HIPAA and Big Computer Screens

February 8, 2009

Houston medical practice consultant Reed Tinsley recently asked on his blog: “Do big screens mounted in an operating room (OR) or emergency room (ER) displaying patient data violate the HIPAA security rule regarding work-station use and security standards?”

In his blog post, Tinsley notes that so many unauthorized people can view patient data as they walk by these screens. However, on the other hand, they are crucial for treatment purposes.

Tinsley suggest that, where feasible, hospitals should angle the screens to allow use by the clinician while minimizing incidental disclosure. For example, an OR is generally a more closed environment. Few individuals other than clinical staff members performing an operation are present to see the screen.

If there is a window that allows passersby to see into the OR, Tinsley suggests repositioning equipment as necessary and angle the screen away from the window. It is more difficult to avoid incidental disclosure when using the screens in an ER. The screens represent a valuable tool in patient care.

Where feasible, Tinsley suggests angling the screens so clinicians can view them while minimizing the exposure of PHI to unauthorized individuals (e.g., family members accompanying patients in the ER). Tinsley notes that while the screens do represent a form of workstation, the privacy rule merely states that covered entities must minimize incidental disclosures.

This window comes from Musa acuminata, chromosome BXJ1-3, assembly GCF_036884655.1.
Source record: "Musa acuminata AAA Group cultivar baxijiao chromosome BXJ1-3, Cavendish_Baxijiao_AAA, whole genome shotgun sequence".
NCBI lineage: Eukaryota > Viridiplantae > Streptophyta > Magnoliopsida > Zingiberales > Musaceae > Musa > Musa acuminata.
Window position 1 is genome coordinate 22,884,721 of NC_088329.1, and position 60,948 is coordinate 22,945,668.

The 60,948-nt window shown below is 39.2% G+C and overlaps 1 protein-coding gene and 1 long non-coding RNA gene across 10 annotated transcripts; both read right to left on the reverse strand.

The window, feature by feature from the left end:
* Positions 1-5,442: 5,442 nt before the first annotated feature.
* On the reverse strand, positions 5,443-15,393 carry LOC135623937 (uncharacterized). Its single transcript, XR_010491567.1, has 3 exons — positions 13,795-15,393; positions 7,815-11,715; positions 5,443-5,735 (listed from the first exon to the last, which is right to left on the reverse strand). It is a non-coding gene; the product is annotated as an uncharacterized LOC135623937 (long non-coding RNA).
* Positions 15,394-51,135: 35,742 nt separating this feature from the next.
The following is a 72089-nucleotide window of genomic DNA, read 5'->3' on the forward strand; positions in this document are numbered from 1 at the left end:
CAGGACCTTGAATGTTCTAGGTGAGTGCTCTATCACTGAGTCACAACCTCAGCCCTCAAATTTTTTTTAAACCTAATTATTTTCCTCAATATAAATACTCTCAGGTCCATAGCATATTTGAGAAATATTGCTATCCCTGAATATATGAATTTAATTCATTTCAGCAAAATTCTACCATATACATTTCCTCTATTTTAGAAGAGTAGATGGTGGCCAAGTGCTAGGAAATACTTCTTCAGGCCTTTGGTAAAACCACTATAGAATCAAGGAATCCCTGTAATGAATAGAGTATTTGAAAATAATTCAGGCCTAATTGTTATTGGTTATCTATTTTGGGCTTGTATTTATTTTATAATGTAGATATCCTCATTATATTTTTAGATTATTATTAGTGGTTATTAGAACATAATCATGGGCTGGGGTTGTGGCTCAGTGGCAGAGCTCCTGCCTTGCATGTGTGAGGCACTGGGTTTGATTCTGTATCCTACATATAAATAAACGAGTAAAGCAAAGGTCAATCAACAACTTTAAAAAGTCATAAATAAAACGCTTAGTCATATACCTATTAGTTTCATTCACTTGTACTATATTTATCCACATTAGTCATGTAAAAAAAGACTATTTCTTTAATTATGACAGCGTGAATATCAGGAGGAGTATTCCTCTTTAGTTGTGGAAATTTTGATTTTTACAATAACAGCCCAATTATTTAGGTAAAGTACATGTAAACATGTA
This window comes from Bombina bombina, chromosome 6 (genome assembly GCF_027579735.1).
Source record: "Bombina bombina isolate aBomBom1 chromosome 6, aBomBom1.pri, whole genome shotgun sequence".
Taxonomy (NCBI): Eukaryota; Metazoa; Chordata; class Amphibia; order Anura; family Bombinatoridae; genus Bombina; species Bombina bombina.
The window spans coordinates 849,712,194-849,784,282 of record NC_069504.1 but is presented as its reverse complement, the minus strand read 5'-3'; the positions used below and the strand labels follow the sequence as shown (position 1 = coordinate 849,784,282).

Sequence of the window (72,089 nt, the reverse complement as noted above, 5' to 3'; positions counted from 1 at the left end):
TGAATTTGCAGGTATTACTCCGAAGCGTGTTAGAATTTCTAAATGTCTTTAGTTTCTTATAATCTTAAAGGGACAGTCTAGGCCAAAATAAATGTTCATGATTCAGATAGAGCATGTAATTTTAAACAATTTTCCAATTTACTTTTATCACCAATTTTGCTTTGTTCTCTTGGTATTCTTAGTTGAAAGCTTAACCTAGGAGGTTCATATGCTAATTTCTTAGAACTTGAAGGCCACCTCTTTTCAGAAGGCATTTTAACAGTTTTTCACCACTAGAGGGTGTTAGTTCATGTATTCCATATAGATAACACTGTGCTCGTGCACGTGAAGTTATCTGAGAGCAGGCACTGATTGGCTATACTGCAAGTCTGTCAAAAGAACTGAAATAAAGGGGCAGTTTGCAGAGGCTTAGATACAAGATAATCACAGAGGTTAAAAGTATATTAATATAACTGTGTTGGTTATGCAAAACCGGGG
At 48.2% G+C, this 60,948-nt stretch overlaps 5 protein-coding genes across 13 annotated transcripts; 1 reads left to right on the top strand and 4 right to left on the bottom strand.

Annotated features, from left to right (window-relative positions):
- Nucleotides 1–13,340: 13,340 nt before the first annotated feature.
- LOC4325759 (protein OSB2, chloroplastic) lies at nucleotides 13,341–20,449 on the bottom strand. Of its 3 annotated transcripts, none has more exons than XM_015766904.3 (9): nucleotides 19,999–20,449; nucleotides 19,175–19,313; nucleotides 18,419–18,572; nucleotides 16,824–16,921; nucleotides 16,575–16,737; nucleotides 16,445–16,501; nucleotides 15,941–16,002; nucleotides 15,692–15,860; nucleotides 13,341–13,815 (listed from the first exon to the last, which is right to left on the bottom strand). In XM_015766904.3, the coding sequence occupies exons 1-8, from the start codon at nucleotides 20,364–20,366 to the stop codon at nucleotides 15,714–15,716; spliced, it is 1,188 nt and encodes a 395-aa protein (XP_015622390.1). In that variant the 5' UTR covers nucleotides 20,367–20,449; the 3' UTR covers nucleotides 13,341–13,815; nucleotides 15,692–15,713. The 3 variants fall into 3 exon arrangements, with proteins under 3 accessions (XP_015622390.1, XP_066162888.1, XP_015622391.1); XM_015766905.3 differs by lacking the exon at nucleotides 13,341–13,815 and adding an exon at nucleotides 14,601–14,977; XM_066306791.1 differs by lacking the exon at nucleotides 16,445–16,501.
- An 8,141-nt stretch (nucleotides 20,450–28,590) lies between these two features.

Tinsley concludes covered entities may use the screens in the ER despite the risk of incidental disclosures, but only as long as they make every effort to avoid incidental disclosures (e.g., using them only when necessary and positioning them in a way that minimizes incidental disclosures).

Further, Tinsley advises that password-protect the hardware that controls the screens be kept locked when unattended. Shut down all PHI displays on the screens unneeded by clinicians. This helps to minimize incidental disclosures by only displaying PHI when necessary for patient care.

Have any readers encountered this issue in their practice?




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One Response to “HIPAA and Big Computer Screens”

  • Anonymous

    Reed Tinsley is certainly an expert I recommend that physicians follow for practice management advice that will reduce costs and boost profits. Check out his blog at: http://blogs.rtacpa.com